In New England, butter is a special year-round gift whose taste and texture vary magically with the cycle of the seasons. Around the beginning of April, as the early spring greenery is sprouting, dairy cows are moved from their bedding and troughs in the spiderwebbed dustiness of the barn to the soft light and delicate […]
By Jonatha Levitt
Dec 16 2008
In New England, butter is a special year-round gift whose taste and texture vary magically with the cycle of the seasons. Around the beginning of April, as the early spring greenery is sprouting, dairy cows are moved from their bedding and troughs in the spiderwebbed dustiness of the barn to the soft light and delicate chomp of the newly thawed pasture.
The switch from fodder to grass gives their milk herbal flavors and a warm blush.
Butter made from summer cream is soft and sunny, just right for sweet corn and lobster claws. Then as fall turns to winter and the frosts linger, the animals are brought back inside the barn to spend their time chewing on hay and grain. This cold-weather diet makes for richer milk and firmer butter–perfect for the tarts and pies that cozy the kitchen and make the winter pass a little bit more easily.
To create this essential kitchen delicacy, fresh-from-the-cow whole milk is first allowed to rest undisturbed while the cream, an emulsion of fat in water, rises to the surface. The cream is skimmed off and pasteurized, then shaken, beaten, or churned to separate water from fat. The result is butter and buttermilk. The mass of butter is finally rinsed with plain water, then worked and kneaded.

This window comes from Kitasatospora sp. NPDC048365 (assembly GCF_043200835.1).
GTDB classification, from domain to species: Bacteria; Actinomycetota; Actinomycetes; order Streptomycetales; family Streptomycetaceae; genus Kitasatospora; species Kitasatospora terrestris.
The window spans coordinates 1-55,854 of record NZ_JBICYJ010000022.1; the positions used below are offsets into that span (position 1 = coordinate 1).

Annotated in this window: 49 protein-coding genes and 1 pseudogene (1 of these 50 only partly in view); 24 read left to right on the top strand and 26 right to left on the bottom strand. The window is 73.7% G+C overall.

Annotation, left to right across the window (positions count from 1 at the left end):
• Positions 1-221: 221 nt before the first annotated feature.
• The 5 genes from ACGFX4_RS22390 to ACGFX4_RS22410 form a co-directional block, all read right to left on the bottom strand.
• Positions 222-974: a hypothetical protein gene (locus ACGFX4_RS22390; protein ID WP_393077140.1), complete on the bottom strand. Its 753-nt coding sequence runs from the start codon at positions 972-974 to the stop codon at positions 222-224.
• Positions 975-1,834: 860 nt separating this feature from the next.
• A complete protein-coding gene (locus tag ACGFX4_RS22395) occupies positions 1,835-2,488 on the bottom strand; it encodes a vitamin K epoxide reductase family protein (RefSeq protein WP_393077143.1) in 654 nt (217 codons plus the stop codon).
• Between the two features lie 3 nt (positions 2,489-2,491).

Most finished butter is at least 80 percent fat, and some, particularly European-style butters, may be as much as 87 percent fat. Rich and dry, they caramelize to a golden-brown and lend a sweet nuttiness to fish, shellfish, and cold-weather vegetables. They’re also pliable, which makes for beautiful pastry.
On the sweet side of the kitchen, it’s true that lard and shortening are easier to work with. Cut the flour with these fats and crusts will come out of the oven reliably flaky and golden brown–but without much flavor.
Butter requires a wiser hand. It’s harder to know, but the taste is so worth the trouble. Blueberry pie, fruit and red-wine tarts, carrots with brown butter and thyme–even on the coldest day, winter butter lets you taste a little of summer’s bounty.
New England is home to a number of creameries that produce butter year-round. Some, such as Maine’s Smiling Hill Farm and Vermont’s Animal Farm, produce butter in small batches for the local market. Others, including Kate’s Homemade Butter in Maine and Vermont Butter & Cheese Company, are more widely available.
Kate’s Homemade Butter
Old Orchard Beach, ME
Smiling Hill Farm
Westbrook/North Scarborough, ME
Vermont Butter & Cheese Company